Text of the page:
A few month ago I wrote an article about what I have learned about Denmark and I got a lot of positive, kind and funny responses – both from expats and Danes. A lot of people made similar experiences about Jutland or the Swedish “hate-love without the love” situation; and Danish readers wrote me, that they really liked to see their culture and habits from an international perspective.
I had fun writing the first post – so here is part no. 2: What else have I learned about the country of LEGO and MAERSK?
Walking through the streets, I figured that many houses and apartments in Denmark don’t have curtains or blinds to block the view. The windows are wide open and no one seems to mind that everyone can look into their home from outside and see what they are doing or watching. It might be less common in inner Copenhagen, but if you are taking a walk through the streets of the suburbs, a small Danish city or village, you can see into almost every house and flat from outside.
Personally, I think it is a very strange thing. In my parent’s house in Bremen, we have thin, but not transparent curtains on every window facing the streets and we keep them close during day and night.
Maybe I am just too curious or a bit creepy, but I can’t help but look into strangers houses if there are no curtains (and every now and then I see some inspirational interior – maybe that is why they keep their home so “open”). Right now, I can see my neighbor cooking dinner – I dont know what to do with this information, but hey – it looks delicious 😀
Just a small thing I realized throughout the past year. In Denmark you are not in a relationship with someone but you are “boyfriend/girlfriend with somebody”. It is a direct translation from Danish and all of my Danish friends use this expression out of habit. Some of them never thought twice about it until I mentioned it 🙂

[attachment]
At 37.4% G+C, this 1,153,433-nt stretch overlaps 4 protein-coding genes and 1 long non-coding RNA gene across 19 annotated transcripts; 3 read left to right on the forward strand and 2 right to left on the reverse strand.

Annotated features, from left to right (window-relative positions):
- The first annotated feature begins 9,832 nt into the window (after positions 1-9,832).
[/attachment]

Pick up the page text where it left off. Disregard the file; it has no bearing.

no-name or brands
There might be a certain pattern in Danish shopping behavior: many Danes really, really like brands. Whether its clothing, interior or accesoires: they are willing to pay double or even more for a branded instead of a no name product. It is not necessarily better quality, but it’s more about the image than the material. Of course there are exceptions, but most of my guy friends and my boyfriend can pay up to 400kr for a plain white T-shirt with a small “Minimum” or “Revolution” logo on it. It doesn’t look different from a H&M T-Shirt to me.
Dubbed movies are a joke
As a German, I never ever questioned the fact that movies are translated and dubbed with German voices. I never thought it is weird that Leonardo DiCaprio (YEAY he finally won an Oscar!), Ryan Reynolds and Jamie Foxx have the same “German voice” in their movies – a young man called Gerrit Schmidt-Foss is the voice-over for all three actors. My friend and I use to make it a game to figure out which other actor share the same voice.When I lived in France, Harry Potter spoke French as well and it was no big deal for me.
It wasn’t until I moved to Denmark when I realized that it is not common to synchronize the movies. Every American blockbuster in the cinemas or International tv series is shown in English with Danish subtitles. Only children movies and cartoons are synchronized. My Danish friends make fun of the fact that actors have a “German” voice; it’s hideous and a lot of jokes get lost in the translation. That might also be one of the reasons why Danes speak excellent English and the majority of Germans have difficulties to get rid of their accents.
Credit cards and mobilpay
Denmark is a cashless country – and I love it! You can pay nearly everywhere with your credit or debit card, no matter how small the amount is. You don’t even need cash to pay your taxi and at the stand of your local market – you can swipe or transfer money directly with your phone. It’s so convenient. I was used to carry cash all the time in Germany, since a lot of (smaller) shops won’t accept cards or there is minimum amount of 10€ before they accept it. Now I only need either my phone or my card to pay and there is no reason to carry kilos of coins around (and probably lose them).
What I haven’t learned yet
according to the 3 parking tickets I got with my work car during the last months, I still haven’t learned to park right in inner Copenhagen. But maybe that’s because I am Asian and I am bad at driving. 😉
I still discover new habits and things about Denmark on a regular basis and I am sure, there will be a part 3 in a few months 🙂 Which experiences have you made and which things might be strange for you but not for Danes? This is Part 1 of What I have learned about Denmark.
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